Craving for a good conspiracy thriller
Are conspiracies also a comfortable way of making sense of the world?
Dan Brown’s The Lost Symbol continues to stay in the news, this time an announcement that its publisher Doubleday had unveiled the dust jacket cover. The UK edition has a different jacket, with a key suspended over a Washington monument. On Amazon you come across this: “Want to start deciphering The Lost Symbol? Follow along as we post mysterious new messages from the Lost Symbol Twitter and Facebook accounts every weekday.”
When I clicked on it, it opened to a pdf that showed images and codes. On the Doubleday website, there is a live counter ticking away every second — a countdown to the publishing date, 9.15.09, when “all will be revealed.” It will have a first print run of five million copies.
There isn’t a question whether readers will want to grab it — they will because it comes after a five year hiatus from Dan Brown — but will its continuing theme of religious conspiracy and alternative history grip our imagination and explode in the way DVC did? In its wake were dozens of books, fiction and non fiction, getting behind the scenes of other hidden conspiracies.
The fiction spinoffs of DVC offered good (The Last Supper, Labyrinth, The Last Cato, The Templar Legacy) and bad stuff (The Last Templar, The 13th Apostle, The Sacred Bones) but we grabbed them all, greedy for more conspiracy.
Three years later, I notice, the feeding frenzy has died down. Simple overkill and oversaturation. Even I, a conspiracy buff, looked at these titles on a bookstore shelf and only gave them a bored glance. If The Lost Symbol had appeared two years after the DVC blitz, it would have intensified the excitement Brown’s thriller had provoked in readers worldwide for conspiracy stories that unmasked the true and hidden histories of our sacred institutions. Now, however, I suspect readers will simply nod or just raise an eyebrow when “all is revealed” in The Lost Symbol. They won’t be shocked or provoked. Unless Brown is going to reveal something earth shaking, readers are just going to get to the end of the book and go: ‘Yeah, of course, this is what I expect from a new Dan Brown thriller’.
This is a pity. Because Brown’s thriller deserves more than this. I don’t know how good it is (though the legendary editor of Knopf-Doubleday, Sonny Mehta, reassures us that the wait has been worth it) but it is this sequel that will be the true successor of The Da Vinci Code; that is, only The Lost Symbol can really fulfill the high bar set by its predecessor, provide that conspiracy frisson we were yearning for, not the spins-offs and the follow ups. (Even Brown’s own Angels and Demons pretended to be a sequel and not the prequel it really is).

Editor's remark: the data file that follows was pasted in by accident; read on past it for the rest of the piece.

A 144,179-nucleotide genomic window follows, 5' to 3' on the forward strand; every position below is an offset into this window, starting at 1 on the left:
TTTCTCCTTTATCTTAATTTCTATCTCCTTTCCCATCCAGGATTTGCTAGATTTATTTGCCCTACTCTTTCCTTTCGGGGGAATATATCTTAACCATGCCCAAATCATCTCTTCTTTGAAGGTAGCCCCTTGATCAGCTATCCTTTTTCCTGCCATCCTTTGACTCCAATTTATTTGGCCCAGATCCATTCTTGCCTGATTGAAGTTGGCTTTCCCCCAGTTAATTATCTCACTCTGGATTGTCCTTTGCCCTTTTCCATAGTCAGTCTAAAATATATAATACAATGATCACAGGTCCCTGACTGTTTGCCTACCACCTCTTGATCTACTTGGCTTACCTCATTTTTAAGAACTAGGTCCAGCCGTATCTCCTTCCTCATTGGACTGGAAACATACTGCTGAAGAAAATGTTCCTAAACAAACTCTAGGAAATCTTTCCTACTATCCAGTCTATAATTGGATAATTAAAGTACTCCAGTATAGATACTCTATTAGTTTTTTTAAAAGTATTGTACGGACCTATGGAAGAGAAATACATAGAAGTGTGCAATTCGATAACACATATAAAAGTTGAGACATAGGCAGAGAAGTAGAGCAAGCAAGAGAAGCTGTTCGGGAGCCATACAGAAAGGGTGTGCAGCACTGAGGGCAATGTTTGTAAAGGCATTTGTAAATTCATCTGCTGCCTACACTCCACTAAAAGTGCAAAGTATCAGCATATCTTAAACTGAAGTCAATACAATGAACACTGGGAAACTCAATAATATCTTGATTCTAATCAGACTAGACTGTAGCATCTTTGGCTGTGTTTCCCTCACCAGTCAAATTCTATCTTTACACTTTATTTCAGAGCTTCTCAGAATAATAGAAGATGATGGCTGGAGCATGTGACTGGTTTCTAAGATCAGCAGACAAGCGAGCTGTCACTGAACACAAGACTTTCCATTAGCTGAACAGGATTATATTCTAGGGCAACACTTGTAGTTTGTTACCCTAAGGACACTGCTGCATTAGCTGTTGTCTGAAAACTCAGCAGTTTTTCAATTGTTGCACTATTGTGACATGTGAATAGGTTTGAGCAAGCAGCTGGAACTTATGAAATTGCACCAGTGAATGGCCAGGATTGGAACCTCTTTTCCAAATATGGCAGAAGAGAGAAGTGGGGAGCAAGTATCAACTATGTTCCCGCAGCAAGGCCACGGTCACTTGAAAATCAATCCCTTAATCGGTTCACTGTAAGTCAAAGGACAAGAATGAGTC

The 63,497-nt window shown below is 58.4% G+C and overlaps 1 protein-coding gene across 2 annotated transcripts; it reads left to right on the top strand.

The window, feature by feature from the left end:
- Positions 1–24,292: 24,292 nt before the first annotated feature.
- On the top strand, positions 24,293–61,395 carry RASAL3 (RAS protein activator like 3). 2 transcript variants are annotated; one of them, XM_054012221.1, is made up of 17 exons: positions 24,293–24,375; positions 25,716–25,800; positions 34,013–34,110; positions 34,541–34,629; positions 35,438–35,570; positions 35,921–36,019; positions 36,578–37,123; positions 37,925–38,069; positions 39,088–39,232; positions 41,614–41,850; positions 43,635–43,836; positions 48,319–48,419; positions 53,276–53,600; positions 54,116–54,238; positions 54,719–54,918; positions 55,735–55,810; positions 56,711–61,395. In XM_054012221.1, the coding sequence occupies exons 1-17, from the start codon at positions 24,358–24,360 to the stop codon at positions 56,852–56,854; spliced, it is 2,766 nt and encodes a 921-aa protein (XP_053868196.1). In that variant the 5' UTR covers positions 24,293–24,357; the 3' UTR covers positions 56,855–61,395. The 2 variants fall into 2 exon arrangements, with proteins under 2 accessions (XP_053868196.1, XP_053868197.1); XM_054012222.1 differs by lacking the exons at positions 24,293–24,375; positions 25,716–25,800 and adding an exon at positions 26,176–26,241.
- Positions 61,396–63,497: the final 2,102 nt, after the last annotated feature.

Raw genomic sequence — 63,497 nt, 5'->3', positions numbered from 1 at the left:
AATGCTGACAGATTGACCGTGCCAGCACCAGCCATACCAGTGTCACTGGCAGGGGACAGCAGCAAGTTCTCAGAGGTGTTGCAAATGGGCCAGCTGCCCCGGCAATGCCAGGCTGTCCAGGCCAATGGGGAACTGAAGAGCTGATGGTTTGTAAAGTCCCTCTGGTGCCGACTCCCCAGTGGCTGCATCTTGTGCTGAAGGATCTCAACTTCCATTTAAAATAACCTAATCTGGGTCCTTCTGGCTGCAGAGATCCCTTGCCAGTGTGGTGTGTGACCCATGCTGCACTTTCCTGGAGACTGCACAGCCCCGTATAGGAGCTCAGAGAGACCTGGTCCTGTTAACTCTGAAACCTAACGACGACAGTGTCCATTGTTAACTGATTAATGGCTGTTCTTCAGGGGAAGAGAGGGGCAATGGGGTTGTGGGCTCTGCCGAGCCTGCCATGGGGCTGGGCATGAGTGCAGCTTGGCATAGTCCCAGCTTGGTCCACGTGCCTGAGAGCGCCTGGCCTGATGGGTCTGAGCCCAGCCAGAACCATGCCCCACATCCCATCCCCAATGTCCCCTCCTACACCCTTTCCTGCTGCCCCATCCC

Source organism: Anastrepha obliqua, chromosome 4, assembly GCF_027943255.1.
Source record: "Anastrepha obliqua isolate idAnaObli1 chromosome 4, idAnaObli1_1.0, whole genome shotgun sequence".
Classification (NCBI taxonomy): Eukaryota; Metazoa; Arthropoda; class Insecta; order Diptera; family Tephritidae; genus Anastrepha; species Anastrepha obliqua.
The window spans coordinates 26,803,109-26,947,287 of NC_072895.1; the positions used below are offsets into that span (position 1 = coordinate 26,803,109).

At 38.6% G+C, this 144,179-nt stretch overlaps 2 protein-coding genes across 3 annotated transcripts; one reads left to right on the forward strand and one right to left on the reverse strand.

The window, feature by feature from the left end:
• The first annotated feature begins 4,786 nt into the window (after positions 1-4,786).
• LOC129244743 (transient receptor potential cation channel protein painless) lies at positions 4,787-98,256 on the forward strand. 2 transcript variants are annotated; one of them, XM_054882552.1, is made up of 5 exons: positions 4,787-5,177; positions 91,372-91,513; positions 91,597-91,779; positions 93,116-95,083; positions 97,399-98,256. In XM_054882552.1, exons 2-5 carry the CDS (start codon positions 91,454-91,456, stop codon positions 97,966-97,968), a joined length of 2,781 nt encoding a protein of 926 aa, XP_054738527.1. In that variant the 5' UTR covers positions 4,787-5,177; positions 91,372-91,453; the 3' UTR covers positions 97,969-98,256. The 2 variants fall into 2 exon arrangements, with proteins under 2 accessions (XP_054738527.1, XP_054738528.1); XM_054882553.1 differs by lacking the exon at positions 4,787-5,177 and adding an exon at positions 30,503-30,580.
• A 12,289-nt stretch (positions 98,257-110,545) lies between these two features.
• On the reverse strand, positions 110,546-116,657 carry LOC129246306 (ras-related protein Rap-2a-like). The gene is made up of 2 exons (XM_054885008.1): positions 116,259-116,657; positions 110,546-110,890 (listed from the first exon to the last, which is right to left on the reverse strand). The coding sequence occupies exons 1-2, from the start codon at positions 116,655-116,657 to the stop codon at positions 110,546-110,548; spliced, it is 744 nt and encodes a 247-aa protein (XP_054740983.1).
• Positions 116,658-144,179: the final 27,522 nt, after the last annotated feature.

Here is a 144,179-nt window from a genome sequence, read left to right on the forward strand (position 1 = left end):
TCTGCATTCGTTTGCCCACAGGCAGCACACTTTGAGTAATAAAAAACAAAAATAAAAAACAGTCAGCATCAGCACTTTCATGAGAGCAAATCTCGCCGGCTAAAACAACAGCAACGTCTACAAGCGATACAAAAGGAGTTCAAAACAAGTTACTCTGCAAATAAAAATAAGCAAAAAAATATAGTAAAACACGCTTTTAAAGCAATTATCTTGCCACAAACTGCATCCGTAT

And so The Lost Symbol comes two years too late. Conspiracy thrillers swamped the market, reaching even Indian shores with The Rozabal Line, and offered us so much meat, that we couldn’t relish chewing anymore.
There were some clues in DVC that the sequel will be about the clandestine role of the Free Masons in the political and economic foundation of early American government. This was enough: Books were quickly researched and published on the Free Masons and their links to the founding fathers of America. One was even a primer, a preview of what The Lost Symbol (then titled The Solomon Key) could be about: Dan Burstein and David Shugart’s Secrets of the Widow’s Son: The Mysteries Surrounding the Sequel to The Da Vinci Code.
The jacket blurb tells us that this “is an unprecedented publishing event: A book about a book that has yet to be published. As the world waits breathlessly for Dan Brown to publish his sequel to The Da Vinci Code, this new book, Secrets of the Widow's Son, prepares international audiences for what they will experience in Brown’s forthcoming book.
Instead of asking what is fact and what is fiction after reading Brown’s next book (as so many readers did with The Da Vinci Code), those who read Secrets of the Widow’s Son will have the unique opportunity to explore these questions in advance.”
What is left then for us to find out? Only the plot of The Lost Symbol, which will condense action across centuries into a breathless 12 hour period. Brown’s writing as we all know (and I’m certain the author himself admits this) is serviceable, not complex or stylish, and his plotting is clever more than intricate.
For those who still can’t get enough of conspiracy thrillers (and though I whine and quibble to the contrary, I really am one of those) let me briefly bring up a few choice items published this year that I have sampled and can recommend: The Illumination, The Sign, and The Genesis Secret.
These theological thrillers along with the forthcoming new Dan Brown novel are further proof of how even more powerful than our craving for a good conspiracy is our desire to believe in one.
Are conspiracies also a comfortable way of making sense of the world? Things don’t just fall apart — somebody makes them fall apart. It stems from the notion that all of us experience on and off: That things are not what they seem to be.